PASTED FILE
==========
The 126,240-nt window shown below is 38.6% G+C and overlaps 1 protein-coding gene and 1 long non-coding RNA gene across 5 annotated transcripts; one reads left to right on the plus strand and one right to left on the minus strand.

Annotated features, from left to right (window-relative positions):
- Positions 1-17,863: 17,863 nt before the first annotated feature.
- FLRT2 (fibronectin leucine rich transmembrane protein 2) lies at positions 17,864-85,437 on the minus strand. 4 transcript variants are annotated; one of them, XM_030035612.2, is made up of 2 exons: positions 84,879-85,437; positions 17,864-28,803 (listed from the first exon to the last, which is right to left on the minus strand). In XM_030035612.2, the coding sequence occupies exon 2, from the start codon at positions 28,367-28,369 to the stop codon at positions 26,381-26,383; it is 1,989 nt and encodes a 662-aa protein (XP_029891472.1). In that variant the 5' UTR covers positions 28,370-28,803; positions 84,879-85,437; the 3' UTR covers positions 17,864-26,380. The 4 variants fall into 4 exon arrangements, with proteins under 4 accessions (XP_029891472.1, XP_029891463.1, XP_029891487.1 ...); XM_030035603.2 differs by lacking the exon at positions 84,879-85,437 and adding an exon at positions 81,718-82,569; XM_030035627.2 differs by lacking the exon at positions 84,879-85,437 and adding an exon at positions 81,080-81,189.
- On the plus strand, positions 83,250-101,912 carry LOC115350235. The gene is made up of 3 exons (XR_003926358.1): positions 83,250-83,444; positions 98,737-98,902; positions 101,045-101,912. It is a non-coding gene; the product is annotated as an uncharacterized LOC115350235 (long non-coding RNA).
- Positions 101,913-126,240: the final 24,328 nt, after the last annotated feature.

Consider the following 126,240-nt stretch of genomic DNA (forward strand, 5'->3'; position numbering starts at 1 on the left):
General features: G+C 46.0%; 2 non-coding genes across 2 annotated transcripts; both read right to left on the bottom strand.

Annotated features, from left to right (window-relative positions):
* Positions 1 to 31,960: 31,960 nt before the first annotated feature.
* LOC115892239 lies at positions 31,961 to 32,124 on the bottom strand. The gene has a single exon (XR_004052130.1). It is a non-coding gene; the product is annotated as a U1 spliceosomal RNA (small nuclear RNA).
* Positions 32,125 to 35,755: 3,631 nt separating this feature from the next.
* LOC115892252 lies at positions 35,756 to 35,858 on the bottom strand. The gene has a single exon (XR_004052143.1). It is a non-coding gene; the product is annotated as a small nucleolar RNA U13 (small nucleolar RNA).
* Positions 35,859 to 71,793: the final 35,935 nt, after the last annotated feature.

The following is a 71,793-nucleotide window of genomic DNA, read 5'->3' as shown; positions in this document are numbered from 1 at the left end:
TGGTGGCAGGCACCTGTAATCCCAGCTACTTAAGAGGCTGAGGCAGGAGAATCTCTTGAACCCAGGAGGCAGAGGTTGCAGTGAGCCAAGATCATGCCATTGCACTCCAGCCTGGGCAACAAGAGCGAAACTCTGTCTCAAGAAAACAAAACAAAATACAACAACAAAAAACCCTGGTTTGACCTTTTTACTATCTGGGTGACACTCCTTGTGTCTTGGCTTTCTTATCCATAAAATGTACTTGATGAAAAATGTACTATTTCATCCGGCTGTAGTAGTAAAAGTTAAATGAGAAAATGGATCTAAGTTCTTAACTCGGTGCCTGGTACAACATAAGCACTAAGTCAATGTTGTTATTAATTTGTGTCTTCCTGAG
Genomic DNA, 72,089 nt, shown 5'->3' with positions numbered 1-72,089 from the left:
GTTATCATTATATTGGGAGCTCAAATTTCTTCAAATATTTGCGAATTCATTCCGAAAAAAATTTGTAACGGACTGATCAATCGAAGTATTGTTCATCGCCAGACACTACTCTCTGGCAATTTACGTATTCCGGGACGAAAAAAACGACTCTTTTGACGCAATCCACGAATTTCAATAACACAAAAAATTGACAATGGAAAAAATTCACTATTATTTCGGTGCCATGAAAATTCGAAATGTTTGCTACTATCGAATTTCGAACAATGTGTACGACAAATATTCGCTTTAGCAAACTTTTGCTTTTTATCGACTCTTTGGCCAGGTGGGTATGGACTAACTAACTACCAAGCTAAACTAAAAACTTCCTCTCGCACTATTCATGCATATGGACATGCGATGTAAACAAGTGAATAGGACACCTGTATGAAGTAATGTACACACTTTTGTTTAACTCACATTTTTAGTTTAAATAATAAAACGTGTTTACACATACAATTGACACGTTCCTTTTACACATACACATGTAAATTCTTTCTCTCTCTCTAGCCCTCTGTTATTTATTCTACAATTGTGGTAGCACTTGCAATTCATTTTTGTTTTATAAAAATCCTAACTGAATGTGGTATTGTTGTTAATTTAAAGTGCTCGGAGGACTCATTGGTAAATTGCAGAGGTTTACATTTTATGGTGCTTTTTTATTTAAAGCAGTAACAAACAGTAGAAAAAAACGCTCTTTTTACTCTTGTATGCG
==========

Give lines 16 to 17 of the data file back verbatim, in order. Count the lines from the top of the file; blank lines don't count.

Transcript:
TGGTGGCAGGCACCTGTAATCCCAGCTACTTAAGAGGCTGAGGCAGGAGAATCTCTTGAACCCAGGAGGCAGAGGTTGCAGTGAGCCAAGATCATGCCATTGCACTCCAGCCTGGGCAACAAGAGCGAAACTCTGTCTCAAGAAAACAAAACAAAATACAACAACAAAAAACCCTGGTTTGACCTTTTTACTATCTGGGTGACACTCCTTGTGTCTTGGCTTTCTTATCCATAAAATGTACTTGATGAAAAATGTACTATTTCATCCGGCTGTAGTAGTAAAAGTTAAATGAGAAAATGGATCTAAGTTCTTAACTCGGTGCCTGGTACAACATAAGCACTAAGTCAATGTTGTTATTAATTTGTGTCTTCCTGAG
Genomic DNA, 72,089 nt, shown 5'->3' with positions numbered 1-72,089 from the left: